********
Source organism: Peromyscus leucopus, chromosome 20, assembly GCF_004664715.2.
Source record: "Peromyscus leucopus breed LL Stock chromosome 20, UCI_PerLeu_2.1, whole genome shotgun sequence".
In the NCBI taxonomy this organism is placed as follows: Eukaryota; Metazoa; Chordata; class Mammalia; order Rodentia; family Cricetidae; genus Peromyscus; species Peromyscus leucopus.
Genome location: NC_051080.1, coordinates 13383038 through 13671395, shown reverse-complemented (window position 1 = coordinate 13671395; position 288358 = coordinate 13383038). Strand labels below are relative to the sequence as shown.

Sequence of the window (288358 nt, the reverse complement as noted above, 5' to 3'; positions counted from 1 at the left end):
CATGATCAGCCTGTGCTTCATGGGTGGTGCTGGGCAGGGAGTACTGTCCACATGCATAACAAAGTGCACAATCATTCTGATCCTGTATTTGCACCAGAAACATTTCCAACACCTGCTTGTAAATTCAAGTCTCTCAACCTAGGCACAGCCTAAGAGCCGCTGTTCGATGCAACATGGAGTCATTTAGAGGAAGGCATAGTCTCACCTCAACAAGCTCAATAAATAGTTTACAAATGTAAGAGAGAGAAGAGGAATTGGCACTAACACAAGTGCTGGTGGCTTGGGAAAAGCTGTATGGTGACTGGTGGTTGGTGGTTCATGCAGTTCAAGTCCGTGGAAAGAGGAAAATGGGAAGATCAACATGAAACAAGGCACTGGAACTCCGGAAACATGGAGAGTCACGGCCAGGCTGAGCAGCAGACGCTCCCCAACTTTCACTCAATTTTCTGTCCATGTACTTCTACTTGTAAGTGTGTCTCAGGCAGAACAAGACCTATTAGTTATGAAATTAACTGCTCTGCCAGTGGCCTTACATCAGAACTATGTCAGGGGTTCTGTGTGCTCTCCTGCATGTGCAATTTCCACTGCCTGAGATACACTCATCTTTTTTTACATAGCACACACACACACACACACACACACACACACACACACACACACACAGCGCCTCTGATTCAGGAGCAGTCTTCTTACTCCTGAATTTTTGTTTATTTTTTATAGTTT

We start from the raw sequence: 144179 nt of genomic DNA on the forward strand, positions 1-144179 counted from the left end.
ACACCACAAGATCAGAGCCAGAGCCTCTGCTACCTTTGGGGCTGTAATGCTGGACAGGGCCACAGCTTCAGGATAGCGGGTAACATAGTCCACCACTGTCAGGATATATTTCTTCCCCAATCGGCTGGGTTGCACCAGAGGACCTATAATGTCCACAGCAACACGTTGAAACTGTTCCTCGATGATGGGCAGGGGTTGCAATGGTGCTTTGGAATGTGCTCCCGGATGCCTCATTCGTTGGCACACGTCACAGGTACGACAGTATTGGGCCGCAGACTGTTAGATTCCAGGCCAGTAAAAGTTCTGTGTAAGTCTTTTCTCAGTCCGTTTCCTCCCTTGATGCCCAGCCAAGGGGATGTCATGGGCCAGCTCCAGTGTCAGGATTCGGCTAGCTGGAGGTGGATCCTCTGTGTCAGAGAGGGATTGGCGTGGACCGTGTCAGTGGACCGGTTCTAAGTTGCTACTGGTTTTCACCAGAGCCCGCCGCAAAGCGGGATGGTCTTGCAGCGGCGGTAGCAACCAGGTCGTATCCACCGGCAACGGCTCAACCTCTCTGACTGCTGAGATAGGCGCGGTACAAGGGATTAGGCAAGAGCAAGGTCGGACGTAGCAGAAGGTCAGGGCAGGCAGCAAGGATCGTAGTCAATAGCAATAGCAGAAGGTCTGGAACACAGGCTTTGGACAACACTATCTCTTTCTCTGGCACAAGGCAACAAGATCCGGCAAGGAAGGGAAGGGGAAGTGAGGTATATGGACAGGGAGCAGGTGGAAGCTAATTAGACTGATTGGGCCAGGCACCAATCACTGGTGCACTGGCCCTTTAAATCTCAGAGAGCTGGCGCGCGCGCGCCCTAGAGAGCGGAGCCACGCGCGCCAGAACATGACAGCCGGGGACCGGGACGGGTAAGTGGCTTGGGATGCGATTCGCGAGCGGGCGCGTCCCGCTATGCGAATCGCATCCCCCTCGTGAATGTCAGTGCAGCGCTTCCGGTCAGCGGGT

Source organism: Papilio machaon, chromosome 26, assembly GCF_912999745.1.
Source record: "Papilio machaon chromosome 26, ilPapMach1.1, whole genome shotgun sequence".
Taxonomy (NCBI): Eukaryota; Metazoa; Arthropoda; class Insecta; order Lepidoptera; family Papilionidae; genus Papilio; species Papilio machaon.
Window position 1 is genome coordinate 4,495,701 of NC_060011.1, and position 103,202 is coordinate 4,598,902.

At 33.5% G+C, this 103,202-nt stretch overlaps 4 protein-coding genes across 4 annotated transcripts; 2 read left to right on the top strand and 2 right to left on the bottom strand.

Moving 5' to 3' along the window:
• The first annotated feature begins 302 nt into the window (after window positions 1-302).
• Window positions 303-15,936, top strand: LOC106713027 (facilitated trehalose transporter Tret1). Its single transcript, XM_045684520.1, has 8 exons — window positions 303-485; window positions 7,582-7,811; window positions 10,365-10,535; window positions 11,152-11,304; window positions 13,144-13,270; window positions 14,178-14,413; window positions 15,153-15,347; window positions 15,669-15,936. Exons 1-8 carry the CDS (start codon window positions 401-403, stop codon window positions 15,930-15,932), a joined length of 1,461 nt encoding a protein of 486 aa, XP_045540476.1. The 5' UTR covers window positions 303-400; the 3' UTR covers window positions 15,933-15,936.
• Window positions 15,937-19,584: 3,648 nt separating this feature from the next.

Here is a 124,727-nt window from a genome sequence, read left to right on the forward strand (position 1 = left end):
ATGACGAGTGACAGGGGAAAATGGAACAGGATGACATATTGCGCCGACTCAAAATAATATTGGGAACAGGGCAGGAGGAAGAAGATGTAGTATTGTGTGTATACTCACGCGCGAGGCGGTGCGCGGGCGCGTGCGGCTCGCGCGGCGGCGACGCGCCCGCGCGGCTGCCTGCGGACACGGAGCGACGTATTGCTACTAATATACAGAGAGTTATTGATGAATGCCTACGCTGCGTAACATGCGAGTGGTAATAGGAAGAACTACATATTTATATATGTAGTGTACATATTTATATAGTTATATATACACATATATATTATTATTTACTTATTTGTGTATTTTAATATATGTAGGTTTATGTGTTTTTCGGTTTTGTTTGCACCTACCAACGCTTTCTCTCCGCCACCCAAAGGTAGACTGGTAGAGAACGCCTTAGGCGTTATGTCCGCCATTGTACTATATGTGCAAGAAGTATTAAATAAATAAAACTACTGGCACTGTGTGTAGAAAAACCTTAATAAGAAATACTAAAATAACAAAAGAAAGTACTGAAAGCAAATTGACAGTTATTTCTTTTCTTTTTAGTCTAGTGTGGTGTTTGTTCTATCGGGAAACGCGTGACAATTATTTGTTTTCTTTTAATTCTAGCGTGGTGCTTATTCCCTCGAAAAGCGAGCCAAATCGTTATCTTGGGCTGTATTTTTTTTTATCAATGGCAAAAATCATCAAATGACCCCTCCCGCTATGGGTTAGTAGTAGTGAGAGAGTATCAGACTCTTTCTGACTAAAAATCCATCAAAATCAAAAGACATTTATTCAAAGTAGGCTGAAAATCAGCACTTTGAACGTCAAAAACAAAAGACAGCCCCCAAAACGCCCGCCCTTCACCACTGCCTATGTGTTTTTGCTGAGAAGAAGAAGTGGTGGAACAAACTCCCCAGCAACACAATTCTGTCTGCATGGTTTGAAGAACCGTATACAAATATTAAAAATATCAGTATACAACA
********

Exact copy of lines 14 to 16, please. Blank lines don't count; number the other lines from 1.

Moving 5' to 3' along the window:
• The first annotated feature begins 302 nt into the window (after window positions 1-302).
• Window positions 303-15,936, top strand: LOC106713027 (facilitated trehalose transporter Tret1). Its single transcript, XM_045684520.1, has 8 exons — window positions 303-485; window positions 7,582-7,811; window positions 10,365-10,535; window positions 11,152-11,304; window positions 13,144-13,270; window positions 14,178-14,413; window positions 15,153-15,347; window positions 15,669-15,936. Exons 1-8 carry the CDS (start codon window positions 401-403, stop codon window positions 15,930-15,932), a joined length of 1,461 nt encoding a protein of 486 aa, XP_045540476.1. The 5' UTR covers window positions 303-400; the 3' UTR covers window positions 15,933-15,936.